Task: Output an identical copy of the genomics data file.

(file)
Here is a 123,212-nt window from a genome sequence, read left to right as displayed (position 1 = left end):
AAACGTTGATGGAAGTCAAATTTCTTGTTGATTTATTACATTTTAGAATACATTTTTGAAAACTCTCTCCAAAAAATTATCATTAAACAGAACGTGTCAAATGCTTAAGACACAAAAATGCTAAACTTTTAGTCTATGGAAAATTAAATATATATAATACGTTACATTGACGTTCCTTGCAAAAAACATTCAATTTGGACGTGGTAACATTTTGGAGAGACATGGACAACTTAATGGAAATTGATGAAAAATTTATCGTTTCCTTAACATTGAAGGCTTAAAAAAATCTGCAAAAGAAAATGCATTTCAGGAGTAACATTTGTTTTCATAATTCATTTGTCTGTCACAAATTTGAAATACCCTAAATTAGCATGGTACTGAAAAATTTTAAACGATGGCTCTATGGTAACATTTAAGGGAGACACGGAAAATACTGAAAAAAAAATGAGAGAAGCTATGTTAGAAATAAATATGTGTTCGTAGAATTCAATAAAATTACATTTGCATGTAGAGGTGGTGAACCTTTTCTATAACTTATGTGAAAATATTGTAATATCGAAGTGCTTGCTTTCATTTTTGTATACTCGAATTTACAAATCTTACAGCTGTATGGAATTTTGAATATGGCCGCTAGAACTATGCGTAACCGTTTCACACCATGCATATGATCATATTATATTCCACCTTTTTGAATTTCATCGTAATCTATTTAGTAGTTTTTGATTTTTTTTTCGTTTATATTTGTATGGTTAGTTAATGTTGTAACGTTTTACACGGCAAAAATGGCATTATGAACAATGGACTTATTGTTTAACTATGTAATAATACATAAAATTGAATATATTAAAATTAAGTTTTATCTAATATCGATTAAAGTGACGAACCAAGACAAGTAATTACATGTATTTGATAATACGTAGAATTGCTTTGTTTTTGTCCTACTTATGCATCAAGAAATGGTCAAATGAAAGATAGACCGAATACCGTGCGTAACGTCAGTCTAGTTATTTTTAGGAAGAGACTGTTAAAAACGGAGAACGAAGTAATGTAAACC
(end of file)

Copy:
Here is a 123,212-nt window from a genome sequence, read left to right as displayed (position 1 = left end):
AAACGTTGATGGAAGTCAAATTTCTTGTTGATTTATTACATTTTAGAATACATTTTTGAAAACTCTCTCCAAAAAATTATCATTAAACAGAACGTGTCAAATGCTTAAGACACAAAAATGCTAAACTTTTAGTCTATGGAAAATTAAATATATATAATACGTTACATTGACGTTCCTTGCAAAAAACATTCAATTTGGACGTGGTAACATTTTGGAGAGACATGGACAACTTAATGGAAATTGATGAAAAATTTATCGTTTCCTTAACATTGAAGGCTTAAAAAAATCTGCAAAAGAAAATGCATTTCAGGAGTAACATTTGTTTTCATAATTCATTTGTCTGTCACAAATTTGAAATACCCTAAATTAGCATGGTACTGAAAAATTTTAAACGATGGCTCTATGGTAACATTTAAGGGAGACACGGAAAATACTGAAAAAAAAATGAGAGAAGCTATGTTAGAAATAAATATGTGTTCGTAGAATTCAATAAAATTACATTTGCATGTAGAGGTGGTGAACCTTTTCTATAACTTATGTGAAAATATTGTAATATCGAAGTGCTTGCTTTCATTTTTGTATACTCGAATTTACAAATCTTACAGCTGTATGGAATTTTGAATATGGCCGCTAGAACTATGCGTAACCGTTTCACACCATGCATATGATCATATTATATTCCACCTTTTTGAATTTCATCGTAATCTATTTAGTAGTTTTTGATTTTTTTTTCGTTTATATTTGTATGGTTAGTTAATGTTGTAACGTTTTACACGGCAAAAATGGCATTATGAACAATGGACTTATTGTTTAACTATGTAATAATACATAAAATTGAATATATTAAAATTAAGTTTTATCTAATATCGATTAAAGTGACGAACCAAGACAAGTAATTACATGTATTTGATAATACGTAGAATTGCTTTGTTTTTGTCCTACTTATGCATCAAGAAATGGTCAAATGAAAGATAGACCGAATACCGTGCGTAACGTCAGTCTAGTTATTTTTAGGAAGAGACTGTTAAAAACGGAGAACGAAGTAATGTAAACC